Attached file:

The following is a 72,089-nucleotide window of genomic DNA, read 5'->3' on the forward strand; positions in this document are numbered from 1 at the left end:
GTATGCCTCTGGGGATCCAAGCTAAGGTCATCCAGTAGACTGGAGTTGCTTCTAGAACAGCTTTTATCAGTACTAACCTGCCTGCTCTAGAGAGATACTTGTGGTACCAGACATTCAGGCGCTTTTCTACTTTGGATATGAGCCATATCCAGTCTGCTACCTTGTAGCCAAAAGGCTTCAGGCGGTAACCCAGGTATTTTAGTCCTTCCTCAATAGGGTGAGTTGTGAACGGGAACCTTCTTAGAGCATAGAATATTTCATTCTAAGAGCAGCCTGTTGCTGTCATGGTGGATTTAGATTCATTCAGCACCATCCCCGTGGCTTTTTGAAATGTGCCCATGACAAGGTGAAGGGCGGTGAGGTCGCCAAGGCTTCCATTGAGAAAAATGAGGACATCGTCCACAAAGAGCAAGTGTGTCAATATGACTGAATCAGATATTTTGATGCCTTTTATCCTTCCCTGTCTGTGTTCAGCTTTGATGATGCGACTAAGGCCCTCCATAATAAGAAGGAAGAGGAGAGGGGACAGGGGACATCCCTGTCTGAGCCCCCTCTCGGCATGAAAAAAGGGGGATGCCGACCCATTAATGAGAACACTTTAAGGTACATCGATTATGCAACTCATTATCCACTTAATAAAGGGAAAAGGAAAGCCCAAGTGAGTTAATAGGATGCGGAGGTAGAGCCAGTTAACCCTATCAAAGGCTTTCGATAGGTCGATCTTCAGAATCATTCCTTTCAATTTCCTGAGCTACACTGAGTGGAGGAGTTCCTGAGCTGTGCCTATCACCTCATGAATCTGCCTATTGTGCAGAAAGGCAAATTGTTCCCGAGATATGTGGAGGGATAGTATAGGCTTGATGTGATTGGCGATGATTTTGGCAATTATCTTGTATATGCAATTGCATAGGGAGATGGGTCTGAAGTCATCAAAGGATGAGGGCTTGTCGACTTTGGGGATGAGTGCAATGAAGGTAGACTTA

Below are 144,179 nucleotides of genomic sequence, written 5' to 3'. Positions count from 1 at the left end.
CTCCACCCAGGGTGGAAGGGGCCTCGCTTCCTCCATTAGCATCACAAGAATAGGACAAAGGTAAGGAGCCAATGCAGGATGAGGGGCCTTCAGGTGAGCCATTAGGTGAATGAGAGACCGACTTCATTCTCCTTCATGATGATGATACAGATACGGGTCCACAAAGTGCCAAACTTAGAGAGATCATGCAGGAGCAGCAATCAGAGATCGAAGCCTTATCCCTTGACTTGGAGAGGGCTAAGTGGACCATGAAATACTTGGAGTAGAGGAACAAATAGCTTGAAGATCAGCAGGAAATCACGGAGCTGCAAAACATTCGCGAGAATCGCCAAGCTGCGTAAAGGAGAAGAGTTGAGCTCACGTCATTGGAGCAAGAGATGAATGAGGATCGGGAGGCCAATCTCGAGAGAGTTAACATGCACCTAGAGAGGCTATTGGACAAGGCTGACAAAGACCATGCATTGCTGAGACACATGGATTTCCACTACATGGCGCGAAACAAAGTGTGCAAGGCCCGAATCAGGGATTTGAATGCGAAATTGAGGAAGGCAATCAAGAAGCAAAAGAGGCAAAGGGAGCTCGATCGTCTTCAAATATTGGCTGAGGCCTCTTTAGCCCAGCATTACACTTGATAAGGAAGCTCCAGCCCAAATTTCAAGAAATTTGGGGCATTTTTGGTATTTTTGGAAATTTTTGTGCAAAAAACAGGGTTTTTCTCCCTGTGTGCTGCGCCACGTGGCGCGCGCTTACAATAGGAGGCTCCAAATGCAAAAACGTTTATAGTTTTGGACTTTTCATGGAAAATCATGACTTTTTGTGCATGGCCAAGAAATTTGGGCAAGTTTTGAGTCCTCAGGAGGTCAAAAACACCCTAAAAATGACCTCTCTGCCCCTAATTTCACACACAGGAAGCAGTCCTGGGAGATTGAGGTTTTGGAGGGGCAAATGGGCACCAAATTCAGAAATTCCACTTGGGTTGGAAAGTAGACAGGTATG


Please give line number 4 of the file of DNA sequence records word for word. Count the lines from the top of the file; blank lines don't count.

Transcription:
CTCCACCCAGGGTGGAAGGGGCCTCGCTTCCTCCATTAGCATCACAAGAATAGGACAAAGGTAAGGAGCCAATGCAGGATGAGGGGCCTTCAGGTGAGCCATTAGGTGAATGAGAGACCGACTTCATTCTCCTTCATGATGATGATACAGATACGGGTCCACAAAGTGCCAAACTTAGAGAGATCATGCAGGAGCAGCAATCAGAGATCGAAGCCTTATCCCTTGACTTGGAGAGGGCTAAGTGGACCATGAAATACTTGGAGTAGAGGAACAAATAGCTTGAAGATCAGCAGGAAATCACGGAGCTGCAAAACATTCGCGAGAATCGCCAAGCTGCGTAAAGGAGAAGAGTTGAGCTCACGTCATTGGAGCAAGAGATGAATGAGGATCGGGAGGCCAATCTCGAGAGAGTTAACATGCACCTAGAGAGGCTATTGGACAAGGCTGACAAAGACCATGCATTGCTGAGACACATGGATTTCCACTACATGGCGCGAAACAAAGTGTGCAAGGCCCGAATCAGGGATTTGAATGCGAAATTGAGGAAGGCAATCAAGAAGCAAAAGAGGCAAAGGGAGCTCGATCGTCTTCAAATATTGGCTGAGGCCTCTTTAGCCCAGCATTACACTTGATAAGGAAGCTCCAGCCCAAATTTCAAGAAATTTGGGGCATTTTTGGTATTTTTGGAAATTTTTGTGCAAAAAACAGGGTTTTTCTCCCTGTGTGCTGCGCCACGTGGCGCGCGCTTACAATAGGAGGCTCCAAATGCAAAAACGTTTATAGTTTTGGACTTTTCATGGAAAATCATGACTTTTTGTGCATGGCCAAGAAATTTGGGCAAGTTTTGAGTCCTCAGGAGGTCAAAAACACCCTAAAAATGACCTCTCTGCCCCTAATTTCACACACAGGAAGCAGTCCTGGGAGATTGAGGTTTTGGAGGGGCAAATGGGCACCAAATTCAGAAATTCCACTTGGGTTGGAAAGTAGACAGGTATG